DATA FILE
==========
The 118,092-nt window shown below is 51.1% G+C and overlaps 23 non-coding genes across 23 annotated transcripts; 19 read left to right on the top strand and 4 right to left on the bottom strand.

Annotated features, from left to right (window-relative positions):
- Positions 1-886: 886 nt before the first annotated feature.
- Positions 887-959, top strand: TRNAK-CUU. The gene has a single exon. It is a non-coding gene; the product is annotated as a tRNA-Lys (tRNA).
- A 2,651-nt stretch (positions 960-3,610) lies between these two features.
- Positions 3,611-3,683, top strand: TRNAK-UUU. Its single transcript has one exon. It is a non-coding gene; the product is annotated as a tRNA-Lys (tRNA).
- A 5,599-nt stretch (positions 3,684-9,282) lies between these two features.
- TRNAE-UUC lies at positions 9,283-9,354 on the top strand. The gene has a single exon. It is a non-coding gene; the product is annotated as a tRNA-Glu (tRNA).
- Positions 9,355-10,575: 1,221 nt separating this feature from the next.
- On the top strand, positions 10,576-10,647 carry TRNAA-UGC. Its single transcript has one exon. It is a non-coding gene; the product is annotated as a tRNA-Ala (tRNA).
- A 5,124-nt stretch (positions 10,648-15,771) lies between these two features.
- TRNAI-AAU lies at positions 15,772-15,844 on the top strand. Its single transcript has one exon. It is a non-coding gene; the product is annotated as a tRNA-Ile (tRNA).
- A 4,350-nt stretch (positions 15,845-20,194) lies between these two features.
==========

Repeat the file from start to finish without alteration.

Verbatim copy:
The 118,092-nt window shown below is 51.1% G+C and overlaps 23 non-coding genes across 23 annotated transcripts; 19 read left to right on the top strand and 4 right to left on the bottom strand.

Annotated features, from left to right (window-relative positions):
- Positions 1-886: 886 nt before the first annotated feature.
- Positions 887-959, top strand: TRNAK-CUU. The gene has a single exon. It is a non-coding gene; the product is annotated as a tRNA-Lys (tRNA).
- A 2,651-nt stretch (positions 960-3,610) lies between these two features.
- Positions 3,611-3,683, top strand: TRNAK-UUU. Its single transcript has one exon. It is a non-coding gene; the product is annotated as a tRNA-Lys (tRNA).
- A 5,599-nt stretch (positions 3,684-9,282) lies between these two features.
- TRNAE-UUC lies at positions 9,283-9,354 on the top strand. The gene has a single exon. It is a non-coding gene; the product is annotated as a tRNA-Glu (tRNA).
- Positions 9,355-10,575: 1,221 nt separating this feature from the next.
- On the top strand, positions 10,576-10,647 carry TRNAA-UGC. Its single transcript has one exon. It is a non-coding gene; the product is annotated as a tRNA-Ala (tRNA).
- A 5,124-nt stretch (positions 10,648-15,771) lies between these two features.
- TRNAI-AAU lies at positions 15,772-15,844 on the top strand. Its single transcript has one exon. It is a non-coding gene; the product is annotated as a tRNA-Ile (tRNA).
- A 4,350-nt stretch (positions 15,845-20,194) lies between these two features.